An anonymous reader writes: Amusement park operator SeaWorld Entertainment announced on Thursday that it is ending its orca breeding program. The announcement comes amid growing pressure from activists who found that whales and their trainers weren't treated properly. A 2013 documentary Blackfish cited a number of violent incidents at the amusement park. In an op-ed Joel Manby, President and CEO of SeaWorld Parks and Entertainment laid bare the details on why his company is shutting down the orca breeding program. "Customers visit our marine parks, in part, to watch orcas. But a growing number of people don't think orcas belong in human care. [...] Now we need to respond to the attitudinal change that we helped to create -- which is why SeaWorld is announcing several historic changes. This year we will end all orca breeding programs -- and because SeaWorld hasn't collected an orca from the wild in almost four decades, this will be the last generation of orcas in SeaWorld's care. [...] More than 3,000 species are endangered, and hundreds are lost every year. Americans and thoughtful people everywhere need to acknowledge these fundamental problems. SeaWorld takes seriously its responsibility to preserve marine wildlife. That's why we are partnering with the Humane Society of the United States. Together, we will work against commercial whaling and seal hunts, shark finning and ocean pollution.
Australia

Australia Deploys Shark-Spotting Drones To Keep Watch Over Beachgoers (gizmag.com) 44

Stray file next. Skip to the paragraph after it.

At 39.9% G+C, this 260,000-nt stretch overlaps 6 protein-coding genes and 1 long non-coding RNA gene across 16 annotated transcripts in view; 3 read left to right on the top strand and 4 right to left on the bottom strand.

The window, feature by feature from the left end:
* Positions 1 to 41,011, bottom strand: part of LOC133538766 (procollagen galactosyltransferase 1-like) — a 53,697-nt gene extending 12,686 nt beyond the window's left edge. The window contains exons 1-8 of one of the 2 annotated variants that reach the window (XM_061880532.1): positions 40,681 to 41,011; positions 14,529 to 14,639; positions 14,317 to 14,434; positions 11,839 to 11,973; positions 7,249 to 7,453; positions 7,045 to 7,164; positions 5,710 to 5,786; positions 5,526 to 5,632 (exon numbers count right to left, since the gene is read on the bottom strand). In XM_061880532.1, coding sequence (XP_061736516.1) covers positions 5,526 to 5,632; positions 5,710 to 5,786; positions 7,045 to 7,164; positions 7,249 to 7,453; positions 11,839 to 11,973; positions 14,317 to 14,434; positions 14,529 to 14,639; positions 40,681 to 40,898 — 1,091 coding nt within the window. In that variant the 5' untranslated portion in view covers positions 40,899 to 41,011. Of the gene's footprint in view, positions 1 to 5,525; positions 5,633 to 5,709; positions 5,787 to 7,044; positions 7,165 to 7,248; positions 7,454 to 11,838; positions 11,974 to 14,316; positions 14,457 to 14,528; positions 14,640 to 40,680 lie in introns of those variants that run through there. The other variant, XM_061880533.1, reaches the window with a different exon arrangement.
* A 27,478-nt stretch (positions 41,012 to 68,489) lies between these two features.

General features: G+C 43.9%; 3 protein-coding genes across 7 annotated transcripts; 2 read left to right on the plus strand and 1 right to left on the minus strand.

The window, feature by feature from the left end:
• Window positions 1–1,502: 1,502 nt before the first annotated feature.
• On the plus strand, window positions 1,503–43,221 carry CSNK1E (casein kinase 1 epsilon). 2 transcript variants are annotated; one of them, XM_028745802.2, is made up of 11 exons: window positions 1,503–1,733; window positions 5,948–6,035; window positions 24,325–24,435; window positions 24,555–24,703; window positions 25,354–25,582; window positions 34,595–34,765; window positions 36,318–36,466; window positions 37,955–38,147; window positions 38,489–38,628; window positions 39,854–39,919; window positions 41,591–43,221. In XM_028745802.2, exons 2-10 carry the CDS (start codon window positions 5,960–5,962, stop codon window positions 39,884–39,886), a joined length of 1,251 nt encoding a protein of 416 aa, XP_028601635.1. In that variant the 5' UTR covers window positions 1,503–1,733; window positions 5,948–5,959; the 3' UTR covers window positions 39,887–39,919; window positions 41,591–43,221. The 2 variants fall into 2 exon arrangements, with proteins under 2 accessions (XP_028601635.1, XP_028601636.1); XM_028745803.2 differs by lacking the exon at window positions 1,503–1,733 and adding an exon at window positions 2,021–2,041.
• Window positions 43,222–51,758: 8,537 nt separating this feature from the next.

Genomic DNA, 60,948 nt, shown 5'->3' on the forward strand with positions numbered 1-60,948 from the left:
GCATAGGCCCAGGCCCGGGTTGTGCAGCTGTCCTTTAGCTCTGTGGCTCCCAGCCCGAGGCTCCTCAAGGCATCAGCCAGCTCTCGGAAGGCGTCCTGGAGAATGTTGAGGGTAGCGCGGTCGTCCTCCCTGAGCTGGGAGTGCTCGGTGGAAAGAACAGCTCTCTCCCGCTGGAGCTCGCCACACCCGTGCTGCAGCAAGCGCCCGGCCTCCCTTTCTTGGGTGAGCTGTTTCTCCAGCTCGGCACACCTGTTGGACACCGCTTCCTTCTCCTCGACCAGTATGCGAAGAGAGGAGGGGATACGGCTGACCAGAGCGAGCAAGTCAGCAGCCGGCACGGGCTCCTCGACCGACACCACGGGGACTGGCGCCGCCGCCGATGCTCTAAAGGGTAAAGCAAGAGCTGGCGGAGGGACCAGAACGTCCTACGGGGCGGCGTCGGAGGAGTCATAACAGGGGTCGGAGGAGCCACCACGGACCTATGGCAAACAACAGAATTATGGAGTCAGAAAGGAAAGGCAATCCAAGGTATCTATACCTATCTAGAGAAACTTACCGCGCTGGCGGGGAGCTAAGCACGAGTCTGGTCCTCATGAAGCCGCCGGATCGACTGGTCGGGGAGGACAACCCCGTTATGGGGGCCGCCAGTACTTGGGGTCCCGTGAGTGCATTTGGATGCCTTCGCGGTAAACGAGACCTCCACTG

Zothecula writes: With tens of thousands of miles of coastline and a recent spike in shark attacks, Australia is exploring some pretty imaginative approaches to ensuring the safety of its beachgoers. Magnetic barriers and shark-tracking phone apps are a few of the tech ideas that have been floated, and the state of New South Wales is now turning to drones to help do the job. It has launched a trial of unmanned shark-spotting aircraft, which will survey the coastline for predators lurking in shallow waters.
Shark

High-Energy Laser Effector Tested On German Warship (upi.com) 71

Rheinmetall and the German armed forces have completed a recent test of their high-energy laser effector on a German warship. During the test, a 10-kilowatt high-energy laser, or HEL, was mounted on a MLG 27 light naval gun. The HEL was then used to track potential targets, which included unmanned aerial vehicles and stationary land targets. The test marked the first demonstration of the HEL on a naval platform, which Rheinmetall says revealed insights for developing future maritime HEL effectors.
The Almighty Buck

Cuban Talks Trash At Intel Extreme Masters, Drops $30K of F-Bombs For Charity (hothardware.com) 53

MojoKid writes: Dallas Mavericks owner and Shark Tank star Mark Cuban isn't known for holding his tongue, even when their are fines involved. If you thought that might change in the eSports arena, you'd be mistaken. The billionaire trash talker dropped a couple of f-bombs at the Intel Extreme Masters tournament in San Jose this past weekend, and he'll have to pay tens of thousands of dollars for doing so. Not that he minds. In fact, after being informed on stage during a post-match interview that he was was being fined $15,000 for dropping an f-bomb, and that the funds would go to charity, he promptly asked if he'd be hit with another one if he did it again. His intentional outburst meant that he'd be on the hook for $30,000, all of which will go to the Cybersmile Foundation, a non-profit organization that provides expert help and advice for cyberbullying victims and their families. Intel CEO Brian Krzanich also squared off on opposing teams in a game of League of Legends.
Shark

Australia Working On High-Tech Shark-Detection Systems (itworld.com) 81